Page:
Smith appealed, arguing that the trial court failed to consider and apply the cat’s paw theory of liability. The Smith court noted the differences in the standards of causation in Uniform USERRA claims (which were the underlying claims in Staub) and Title VII and/or claims under Ohio state law for retaliation: The former has a “motivating factor” standard and the latter has a “but for” standard.
The Smith court then held that the defendants could be liable under the cat’s paw theory if “Dragovich performed an act motivated by retaliatory animus that was intended to cause an adverse employment action” and “that act was the but-for cause of Smith’s discharge.” Id. at *13.
Although Dragovich had caused various personnel actions against Smith to be implemented, the appeals court refused to reverse the trial court’s dismissal of his discrimination claims for lack of evidence supporting. Although Smith did not prevail, the Smith court clearly applied Staub’s analysis to Smith’s Title VII and Ohio state law claims, without distinction.
Likewise, California courts have adopted the Staub standard. See McGrory v. Applied Signal Tech., 212 Cal. App. 4th 1510, 1536 (Cal. Ct. App., 6th Dist. Jan. 24, 2013) (noting that the employer could be liable under the state’s Fair Employment and Housing Act for the supervisor’s discriminatory motivation if decision-makers were merely the cat’s paws of a biased investigator), citing Staub, 131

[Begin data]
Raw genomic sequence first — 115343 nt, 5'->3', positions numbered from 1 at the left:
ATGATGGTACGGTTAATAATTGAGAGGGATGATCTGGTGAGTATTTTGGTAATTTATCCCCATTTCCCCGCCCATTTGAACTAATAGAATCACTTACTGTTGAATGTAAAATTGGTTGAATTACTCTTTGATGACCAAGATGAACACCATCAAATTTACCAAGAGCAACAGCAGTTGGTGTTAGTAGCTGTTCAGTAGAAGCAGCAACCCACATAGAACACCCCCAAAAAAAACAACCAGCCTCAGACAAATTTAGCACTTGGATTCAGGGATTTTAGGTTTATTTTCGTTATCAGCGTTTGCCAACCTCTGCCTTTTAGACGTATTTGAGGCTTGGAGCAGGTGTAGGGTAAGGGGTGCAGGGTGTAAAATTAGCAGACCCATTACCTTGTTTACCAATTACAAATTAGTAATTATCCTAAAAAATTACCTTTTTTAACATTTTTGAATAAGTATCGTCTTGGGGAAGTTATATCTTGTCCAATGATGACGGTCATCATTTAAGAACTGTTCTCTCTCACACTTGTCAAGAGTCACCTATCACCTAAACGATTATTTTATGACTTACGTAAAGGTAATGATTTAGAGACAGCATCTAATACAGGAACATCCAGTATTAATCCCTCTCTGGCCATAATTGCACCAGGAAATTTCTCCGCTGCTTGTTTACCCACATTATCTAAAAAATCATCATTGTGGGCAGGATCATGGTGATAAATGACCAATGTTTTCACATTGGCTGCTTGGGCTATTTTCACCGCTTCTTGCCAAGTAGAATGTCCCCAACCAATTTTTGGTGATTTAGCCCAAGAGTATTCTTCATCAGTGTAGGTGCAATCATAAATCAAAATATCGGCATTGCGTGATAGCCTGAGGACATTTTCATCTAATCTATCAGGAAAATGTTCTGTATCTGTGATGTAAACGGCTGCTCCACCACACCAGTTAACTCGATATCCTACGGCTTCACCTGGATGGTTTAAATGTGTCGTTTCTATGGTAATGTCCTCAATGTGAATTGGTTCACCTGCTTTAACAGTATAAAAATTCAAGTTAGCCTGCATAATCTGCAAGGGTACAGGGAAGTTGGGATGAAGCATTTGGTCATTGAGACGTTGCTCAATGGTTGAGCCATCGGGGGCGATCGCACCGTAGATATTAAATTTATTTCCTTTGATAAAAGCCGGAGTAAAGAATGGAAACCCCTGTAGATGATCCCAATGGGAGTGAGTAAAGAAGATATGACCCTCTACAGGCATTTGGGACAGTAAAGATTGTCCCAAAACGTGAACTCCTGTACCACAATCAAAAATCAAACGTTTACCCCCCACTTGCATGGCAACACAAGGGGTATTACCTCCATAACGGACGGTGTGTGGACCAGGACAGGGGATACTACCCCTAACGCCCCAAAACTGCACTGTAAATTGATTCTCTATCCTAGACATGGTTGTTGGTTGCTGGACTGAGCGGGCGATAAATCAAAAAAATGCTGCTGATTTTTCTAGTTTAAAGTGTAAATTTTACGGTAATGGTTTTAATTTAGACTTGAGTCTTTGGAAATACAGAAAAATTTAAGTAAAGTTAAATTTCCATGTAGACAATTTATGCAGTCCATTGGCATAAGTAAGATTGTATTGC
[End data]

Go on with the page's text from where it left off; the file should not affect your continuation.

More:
- Ct. at 1194; Reeves v. Safeway Stores, 121 Cal. App. 4th 95, 116 (Cal. Ct. App., 6th Dist. 2004); see Young v. Dillon Companies Inc., 468 F.3d 1243, 1253 (10th Cir. 2006))..
Michigan Court of Appeals
Michigan’s courts have also applied the Staub standard to its state antidiscrimination laws. In Clum v. Jackson National Life Insurance Co., 2013 WL 5925989 (Mich. Ct. App. Nov. 5, 2013), Michael Clum, who is white, claimed that Jackson National Life had terminated his employment because of his race. A jury awarded Clum more than $1 million in damages and JNL appealed. JNL argued that it could not be held liable for Clum’s termination even if it were motivated by race-based concerns.
Clum and James DeMyers, who is Black, were colleagues for years, but did not get along, according to the appeals court opinion. On one occasion, they nearly got into a fight. DeMyers accused Clum of asking him to “take it outside.” DeMyers requested that their team leader, Mark Middaugh, report the incident to management. Middaugh reported the incident to the facilities manager, Vince Vilona, about two weeks later. Clum asked to meet with Vilona about the incident first though, and Vilona delayed that meeting.